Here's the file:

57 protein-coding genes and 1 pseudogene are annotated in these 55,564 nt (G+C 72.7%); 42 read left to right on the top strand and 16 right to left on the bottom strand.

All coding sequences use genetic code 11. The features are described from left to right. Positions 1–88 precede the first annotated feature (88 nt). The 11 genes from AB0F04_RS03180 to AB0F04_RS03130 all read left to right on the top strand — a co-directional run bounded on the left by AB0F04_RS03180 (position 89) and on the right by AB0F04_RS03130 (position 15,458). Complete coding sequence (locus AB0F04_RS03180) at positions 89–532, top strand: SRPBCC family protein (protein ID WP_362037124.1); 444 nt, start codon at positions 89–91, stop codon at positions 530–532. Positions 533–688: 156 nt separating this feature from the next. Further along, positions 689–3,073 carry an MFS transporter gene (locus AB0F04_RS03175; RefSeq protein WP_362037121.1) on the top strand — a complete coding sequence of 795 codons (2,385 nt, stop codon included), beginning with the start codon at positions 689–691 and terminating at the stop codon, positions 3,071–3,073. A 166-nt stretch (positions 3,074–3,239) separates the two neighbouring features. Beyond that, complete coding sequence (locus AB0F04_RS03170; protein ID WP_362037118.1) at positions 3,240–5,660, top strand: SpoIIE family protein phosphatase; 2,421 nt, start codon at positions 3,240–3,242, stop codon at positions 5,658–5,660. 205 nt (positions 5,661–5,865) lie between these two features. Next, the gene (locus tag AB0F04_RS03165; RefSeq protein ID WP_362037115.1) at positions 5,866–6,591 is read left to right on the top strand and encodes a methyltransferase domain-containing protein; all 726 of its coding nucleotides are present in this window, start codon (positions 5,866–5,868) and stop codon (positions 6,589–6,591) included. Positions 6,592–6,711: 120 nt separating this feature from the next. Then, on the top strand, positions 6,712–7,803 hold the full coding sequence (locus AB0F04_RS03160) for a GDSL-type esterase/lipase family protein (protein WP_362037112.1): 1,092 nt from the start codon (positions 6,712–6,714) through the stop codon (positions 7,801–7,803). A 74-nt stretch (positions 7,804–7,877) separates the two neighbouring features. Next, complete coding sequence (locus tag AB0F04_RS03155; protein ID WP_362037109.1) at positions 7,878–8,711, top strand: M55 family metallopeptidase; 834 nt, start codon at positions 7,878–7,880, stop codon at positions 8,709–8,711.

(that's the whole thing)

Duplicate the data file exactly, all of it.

57 protein-coding genes and 1 pseudogene are annotated in these 55,564 nt (G+C 72.7%); 42 read left to right on the top strand and 16 right to left on the bottom strand.

All coding sequences use genetic code 11. The features are described from left to right. Positions 1–88 precede the first annotated feature (88 nt). The 11 genes from AB0F04_RS03180 to AB0F04_RS03130 all read left to right on the top strand — a co-directional run bounded on the left by AB0F04_RS03180 (position 89) and on the right by AB0F04_RS03130 (position 15,458). Complete coding sequence (locus AB0F04_RS03180) at positions 89–532, top strand: SRPBCC family protein (protein ID WP_362037124.1); 444 nt, start codon at positions 89–91, stop codon at positions 530–532. Positions 533–688: 156 nt separating this feature from the next. Further along, positions 689–3,073 carry an MFS transporter gene (locus AB0F04_RS03175; RefSeq protein WP_362037121.1) on the top strand — a complete coding sequence of 795 codons (2,385 nt, stop codon included), beginning with the start codon at positions 689–691 and terminating at the stop codon, positions 3,071–3,073. A 166-nt stretch (positions 3,074–3,239) separates the two neighbouring features. Beyond that, complete coding sequence (locus AB0F04_RS03170; protein ID WP_362037118.1) at positions 3,240–5,660, top strand: SpoIIE family protein phosphatase; 2,421 nt, start codon at positions 3,240–3,242, stop codon at positions 5,658–5,660. 205 nt (positions 5,661–5,865) lie between these two features. Next, the gene (locus tag AB0F04_RS03165; RefSeq protein ID WP_362037115.1) at positions 5,866–6,591 is read left to right on the top strand and encodes a methyltransferase domain-containing protein; all 726 of its coding nucleotides are present in this window, start codon (positions 5,866–5,868) and stop codon (positions 6,589–6,591) included. Positions 6,592–6,711: 120 nt separating this feature from the next. Then, on the top strand, positions 6,712–7,803 hold the full coding sequence (locus AB0F04_RS03160) for a GDSL-type esterase/lipase family protein (protein WP_362037112.1): 1,092 nt from the start codon (positions 6,712–6,714) through the stop codon (positions 7,801–7,803). A 74-nt stretch (positions 7,804–7,877) separates the two neighbouring features. Next, complete coding sequence (locus tag AB0F04_RS03155; protein ID WP_362037109.1) at positions 7,878–8,711, top strand: M55 family metallopeptidase; 834 nt, start codon at positions 7,878–7,880, stop codon at positions 8,709–8,711.